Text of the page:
At the sixth annual Global Entrepreneurship Summit (GES) last month, I had the honor of joining President Obama, corporate leaders, and entrepreneurs—including several Echoing Green Fellows—to collaborate on growing the global entrepreneurial movement. Held in Nairobi, this year’s convening was strongly focused on Africa as a hub of innovation in entrepreneurship. Over the past few years, Echoing Green has noticed steady growth in the number of Fellowship applications we receive from East African entrepreneurs, and we’ve seen growth in the infrastructure and support for these leaders and their businesses. The presence of the GES Summit in Nairobi, a social impact hub, underscores this fact. As I represented Echoing Green and our efforts to support leaders who bring fresh perspectives to solve age old problems, I was inspired to be among so many others recognizing the extraordinary potential of innovation and entrepreneurship in Africa.
Key to ensuring the success and impact of these innovative enterprises is to invest in the leadership development of these entrepreneurs and provide them access to a network of support. It was encouraging to see members of the Echoing Green community doing their part to foster partnerships and connections. Several Fellows and partners were recognized for their innovative solutions during the Summit:
- Jehiel Oliver, 2015 Global Fellow and founder of Hello Tractor, participated in the opening plenary panel with President Obama and President Kenyatta. Jehiel, one of three young entrepreneurs selected to appear on stage with these heads of state, shared the ambitions of Hello Tractor to combat food insecurity in Nigeria using SMS technology and their signature “Smart Tractors” to service over 100,000 farmers.
- The work of 2010 Global Fellows Kennedy Odede and Jessica Posner, founders of Shining Hope for Communities (SHOFCO), were acknowledged by both President Kenyatta and President Obama. Kennedy was able to tell President Obama about SHOFCO’s tuition-free girls’ school, holistic community development model, and hopes for expansion during a meeting with the Members of Civil Society in Kenya. The President’s advice for them? If SHOFCO can work in Kibera, it can work anywhere across Africa.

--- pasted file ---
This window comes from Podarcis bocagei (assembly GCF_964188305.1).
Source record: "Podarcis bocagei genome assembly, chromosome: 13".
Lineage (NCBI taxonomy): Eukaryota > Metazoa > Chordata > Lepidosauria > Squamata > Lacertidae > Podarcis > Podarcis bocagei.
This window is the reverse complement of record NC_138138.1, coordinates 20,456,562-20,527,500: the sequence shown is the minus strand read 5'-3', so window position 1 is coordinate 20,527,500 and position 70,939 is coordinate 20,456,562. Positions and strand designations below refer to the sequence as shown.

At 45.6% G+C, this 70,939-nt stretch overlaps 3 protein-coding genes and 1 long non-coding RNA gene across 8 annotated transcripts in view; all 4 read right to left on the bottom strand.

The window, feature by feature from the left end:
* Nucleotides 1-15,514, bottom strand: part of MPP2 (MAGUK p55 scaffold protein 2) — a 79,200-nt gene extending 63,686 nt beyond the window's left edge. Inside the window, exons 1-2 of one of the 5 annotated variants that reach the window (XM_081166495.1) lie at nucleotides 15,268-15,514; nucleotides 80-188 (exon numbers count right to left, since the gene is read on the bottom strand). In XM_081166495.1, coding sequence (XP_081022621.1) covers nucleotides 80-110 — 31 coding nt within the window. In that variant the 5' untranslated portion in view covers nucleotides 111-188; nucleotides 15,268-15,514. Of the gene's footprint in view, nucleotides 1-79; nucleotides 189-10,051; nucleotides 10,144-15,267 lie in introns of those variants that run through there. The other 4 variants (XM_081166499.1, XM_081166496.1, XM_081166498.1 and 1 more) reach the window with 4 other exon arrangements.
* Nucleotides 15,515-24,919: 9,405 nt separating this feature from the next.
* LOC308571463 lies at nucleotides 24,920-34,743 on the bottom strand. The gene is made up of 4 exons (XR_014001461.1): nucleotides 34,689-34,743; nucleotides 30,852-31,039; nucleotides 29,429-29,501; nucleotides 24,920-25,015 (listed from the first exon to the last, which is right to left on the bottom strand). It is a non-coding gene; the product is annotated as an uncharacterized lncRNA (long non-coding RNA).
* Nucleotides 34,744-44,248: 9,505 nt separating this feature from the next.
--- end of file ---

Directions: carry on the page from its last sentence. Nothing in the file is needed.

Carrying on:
- Kwami Williams, 2014 Global Fellow and co-founder of MoringaConnect, delivered a pitch that landed him the Africa Impact Prize Award of $10,000. Kwami and co-founder Emily Cunningham are working with smallholder farmers growing moringa trees in Ghana to turn the seeds into high-value oils. Their goal is to eradicate poverty and alleviate hunger.
- Lindsay Stradley, co-founder of 2011 Global Fellow organization Sanergy, was invited to participate on a panel at the GES Youth and Women Event. She discussed how entrepreneurship can be leveraged to address social challenges. Sanergy is building a sanitation network in Africa by designing its own toilets, franchising them out to entrepreneurs then converting the waste into fertilizer sold to farmers.
These social entrepreneurs and their organizations are prime examples of what can emerge when partners recognize and invest in innovative leaders and their bold ideas. In order to continue the momentum of GES 2015, it is imperative to keep the connections and conversations going. Our collaboration will help ease the challenges faced by entrepreneurs striving to make positive change in Africa, and create further movement for leaders like Jehiel, Kennedy, Jessica, Kwami, and Lindsay.